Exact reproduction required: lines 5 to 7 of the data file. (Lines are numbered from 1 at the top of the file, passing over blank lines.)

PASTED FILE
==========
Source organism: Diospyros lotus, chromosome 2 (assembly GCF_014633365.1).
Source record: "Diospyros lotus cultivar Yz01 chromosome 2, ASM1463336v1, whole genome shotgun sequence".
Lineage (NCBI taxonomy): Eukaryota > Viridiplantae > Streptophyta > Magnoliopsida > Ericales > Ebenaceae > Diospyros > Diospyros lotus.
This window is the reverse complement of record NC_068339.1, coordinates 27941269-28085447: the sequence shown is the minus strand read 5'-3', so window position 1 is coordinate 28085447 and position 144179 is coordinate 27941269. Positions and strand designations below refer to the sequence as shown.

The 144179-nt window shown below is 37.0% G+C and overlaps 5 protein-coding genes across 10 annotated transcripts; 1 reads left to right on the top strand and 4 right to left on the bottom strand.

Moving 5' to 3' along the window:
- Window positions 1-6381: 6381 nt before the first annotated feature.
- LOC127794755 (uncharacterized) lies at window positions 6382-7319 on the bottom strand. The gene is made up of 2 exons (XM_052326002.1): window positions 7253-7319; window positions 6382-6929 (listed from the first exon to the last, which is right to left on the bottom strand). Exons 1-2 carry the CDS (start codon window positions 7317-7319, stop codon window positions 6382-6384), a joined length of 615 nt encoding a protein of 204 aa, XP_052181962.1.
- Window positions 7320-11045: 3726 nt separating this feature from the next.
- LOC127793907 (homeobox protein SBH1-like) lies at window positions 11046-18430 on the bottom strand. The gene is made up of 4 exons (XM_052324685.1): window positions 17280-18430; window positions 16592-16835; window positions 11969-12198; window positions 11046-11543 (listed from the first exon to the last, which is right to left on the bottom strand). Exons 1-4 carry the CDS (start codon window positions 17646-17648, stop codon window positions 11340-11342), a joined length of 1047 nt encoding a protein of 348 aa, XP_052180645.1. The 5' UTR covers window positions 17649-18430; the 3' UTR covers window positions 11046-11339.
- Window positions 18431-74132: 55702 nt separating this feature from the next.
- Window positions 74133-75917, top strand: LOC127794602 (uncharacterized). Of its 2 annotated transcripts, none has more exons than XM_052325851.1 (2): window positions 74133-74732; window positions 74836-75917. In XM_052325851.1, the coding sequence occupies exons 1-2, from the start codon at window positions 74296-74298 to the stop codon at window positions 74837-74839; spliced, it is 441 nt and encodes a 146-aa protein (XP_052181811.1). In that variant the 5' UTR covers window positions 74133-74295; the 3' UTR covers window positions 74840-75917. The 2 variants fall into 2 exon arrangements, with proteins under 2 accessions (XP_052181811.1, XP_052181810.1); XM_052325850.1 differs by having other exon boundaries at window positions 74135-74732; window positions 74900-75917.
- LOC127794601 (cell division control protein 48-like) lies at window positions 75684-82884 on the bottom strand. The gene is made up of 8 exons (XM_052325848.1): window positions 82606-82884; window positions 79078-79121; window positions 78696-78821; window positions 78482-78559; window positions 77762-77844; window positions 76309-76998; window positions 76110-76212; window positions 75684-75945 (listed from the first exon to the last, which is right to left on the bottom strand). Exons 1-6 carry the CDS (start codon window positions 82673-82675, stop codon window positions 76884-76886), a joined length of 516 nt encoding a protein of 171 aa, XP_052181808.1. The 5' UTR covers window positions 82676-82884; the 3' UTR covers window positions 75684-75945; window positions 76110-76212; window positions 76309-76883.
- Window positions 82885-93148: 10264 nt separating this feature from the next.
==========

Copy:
The 144179-nt window shown below is 37.0% G+C and overlaps 5 protein-coding genes across 10 annotated transcripts; 1 reads left to right on the top strand and 4 right to left on the bottom strand.

Moving 5' to 3' along the window:
- Window positions 1-6381: 6381 nt before the first annotated feature.